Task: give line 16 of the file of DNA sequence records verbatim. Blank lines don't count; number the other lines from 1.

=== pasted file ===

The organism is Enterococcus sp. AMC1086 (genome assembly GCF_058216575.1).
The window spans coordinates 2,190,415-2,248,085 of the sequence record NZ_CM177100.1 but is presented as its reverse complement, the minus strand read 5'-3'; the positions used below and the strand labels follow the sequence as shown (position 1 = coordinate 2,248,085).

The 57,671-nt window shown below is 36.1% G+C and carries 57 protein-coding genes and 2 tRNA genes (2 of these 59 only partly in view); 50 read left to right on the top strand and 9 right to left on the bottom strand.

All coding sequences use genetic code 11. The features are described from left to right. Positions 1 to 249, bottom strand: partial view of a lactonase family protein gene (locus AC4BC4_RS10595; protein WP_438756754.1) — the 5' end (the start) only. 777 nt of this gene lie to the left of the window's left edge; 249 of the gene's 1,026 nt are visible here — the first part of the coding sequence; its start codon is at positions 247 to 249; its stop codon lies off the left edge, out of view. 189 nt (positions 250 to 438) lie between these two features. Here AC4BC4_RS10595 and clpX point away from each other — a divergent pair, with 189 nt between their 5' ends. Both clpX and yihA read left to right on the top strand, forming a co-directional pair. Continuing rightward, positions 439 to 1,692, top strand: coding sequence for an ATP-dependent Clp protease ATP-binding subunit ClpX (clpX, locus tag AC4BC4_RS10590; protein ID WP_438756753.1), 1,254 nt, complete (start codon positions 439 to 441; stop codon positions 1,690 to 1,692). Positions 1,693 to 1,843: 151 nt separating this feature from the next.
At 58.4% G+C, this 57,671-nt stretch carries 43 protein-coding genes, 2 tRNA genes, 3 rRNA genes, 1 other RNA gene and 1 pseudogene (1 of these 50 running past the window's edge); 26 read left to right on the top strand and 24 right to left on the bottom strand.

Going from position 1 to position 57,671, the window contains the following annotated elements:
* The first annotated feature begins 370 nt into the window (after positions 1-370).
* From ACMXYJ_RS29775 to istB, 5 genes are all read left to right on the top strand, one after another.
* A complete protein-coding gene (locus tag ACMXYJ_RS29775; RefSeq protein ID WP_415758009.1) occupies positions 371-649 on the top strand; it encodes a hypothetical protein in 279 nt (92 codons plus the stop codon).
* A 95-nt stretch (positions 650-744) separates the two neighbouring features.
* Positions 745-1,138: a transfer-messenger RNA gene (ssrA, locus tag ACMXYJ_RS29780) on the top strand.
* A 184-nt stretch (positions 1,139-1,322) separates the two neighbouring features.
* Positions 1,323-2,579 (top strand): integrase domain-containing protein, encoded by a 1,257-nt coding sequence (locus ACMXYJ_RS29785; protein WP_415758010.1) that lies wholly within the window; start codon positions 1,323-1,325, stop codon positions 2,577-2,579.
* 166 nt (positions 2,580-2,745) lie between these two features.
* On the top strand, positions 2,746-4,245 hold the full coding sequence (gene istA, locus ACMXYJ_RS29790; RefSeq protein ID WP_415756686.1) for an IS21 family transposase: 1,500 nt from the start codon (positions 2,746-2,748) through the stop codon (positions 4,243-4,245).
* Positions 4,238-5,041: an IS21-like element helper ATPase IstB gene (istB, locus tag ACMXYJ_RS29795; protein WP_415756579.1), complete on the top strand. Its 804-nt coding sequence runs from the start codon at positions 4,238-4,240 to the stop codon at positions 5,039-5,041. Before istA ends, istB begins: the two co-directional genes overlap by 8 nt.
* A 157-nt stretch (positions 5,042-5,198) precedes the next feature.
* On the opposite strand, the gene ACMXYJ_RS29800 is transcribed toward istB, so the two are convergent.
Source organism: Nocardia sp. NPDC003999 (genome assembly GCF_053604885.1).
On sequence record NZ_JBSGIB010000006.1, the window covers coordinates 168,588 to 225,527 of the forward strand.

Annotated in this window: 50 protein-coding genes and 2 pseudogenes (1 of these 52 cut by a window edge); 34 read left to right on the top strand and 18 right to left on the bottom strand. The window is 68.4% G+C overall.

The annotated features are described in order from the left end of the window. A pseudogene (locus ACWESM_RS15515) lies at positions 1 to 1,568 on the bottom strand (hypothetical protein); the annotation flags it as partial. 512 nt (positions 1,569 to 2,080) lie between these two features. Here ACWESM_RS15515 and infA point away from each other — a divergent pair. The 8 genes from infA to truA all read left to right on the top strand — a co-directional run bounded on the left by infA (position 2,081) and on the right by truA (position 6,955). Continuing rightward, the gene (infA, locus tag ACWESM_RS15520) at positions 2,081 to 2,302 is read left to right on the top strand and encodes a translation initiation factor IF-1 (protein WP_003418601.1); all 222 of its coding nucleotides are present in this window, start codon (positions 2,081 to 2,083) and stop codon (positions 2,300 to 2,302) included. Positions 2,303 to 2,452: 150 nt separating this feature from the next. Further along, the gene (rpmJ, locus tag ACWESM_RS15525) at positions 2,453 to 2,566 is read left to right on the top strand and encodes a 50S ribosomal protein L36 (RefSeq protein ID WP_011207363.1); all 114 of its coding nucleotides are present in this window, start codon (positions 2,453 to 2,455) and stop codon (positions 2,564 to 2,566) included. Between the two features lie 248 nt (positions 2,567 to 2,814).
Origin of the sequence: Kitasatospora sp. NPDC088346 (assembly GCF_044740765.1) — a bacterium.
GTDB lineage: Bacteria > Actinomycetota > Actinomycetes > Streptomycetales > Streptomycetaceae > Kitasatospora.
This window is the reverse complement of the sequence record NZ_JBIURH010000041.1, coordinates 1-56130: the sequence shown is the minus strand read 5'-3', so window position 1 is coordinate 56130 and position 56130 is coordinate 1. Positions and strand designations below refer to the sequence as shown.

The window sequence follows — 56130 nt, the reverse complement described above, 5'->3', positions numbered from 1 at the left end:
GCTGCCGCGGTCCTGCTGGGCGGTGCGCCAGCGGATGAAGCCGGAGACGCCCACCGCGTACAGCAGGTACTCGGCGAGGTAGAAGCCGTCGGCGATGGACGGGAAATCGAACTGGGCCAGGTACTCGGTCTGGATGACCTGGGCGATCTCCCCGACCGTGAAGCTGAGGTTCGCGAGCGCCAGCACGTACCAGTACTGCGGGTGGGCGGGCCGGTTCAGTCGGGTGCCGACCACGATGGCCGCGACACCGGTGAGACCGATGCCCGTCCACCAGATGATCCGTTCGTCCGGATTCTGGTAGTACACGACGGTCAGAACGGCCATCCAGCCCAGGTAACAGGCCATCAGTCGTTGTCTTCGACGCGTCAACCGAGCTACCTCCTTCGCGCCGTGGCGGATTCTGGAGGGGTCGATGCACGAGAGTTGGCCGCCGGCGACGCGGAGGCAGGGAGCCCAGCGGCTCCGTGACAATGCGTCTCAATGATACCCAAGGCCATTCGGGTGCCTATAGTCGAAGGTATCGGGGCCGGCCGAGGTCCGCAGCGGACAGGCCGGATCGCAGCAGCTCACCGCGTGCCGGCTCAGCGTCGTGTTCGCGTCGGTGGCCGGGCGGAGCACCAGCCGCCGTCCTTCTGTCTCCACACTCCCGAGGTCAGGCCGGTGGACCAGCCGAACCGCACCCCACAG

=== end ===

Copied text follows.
* Positions 4,238-5,041: an IS21-like element helper ATPase IstB gene (istB, locus tag ACMXYJ_RS29795; protein WP_415756579.1), complete on the top strand. Its 804-nt coding sequence runs from the start codon at positions 4,238-4,240 to the stop codon at positions 5,039-5,041. Before istA ends, istB begins: the two co-directional genes overlap by 8 nt.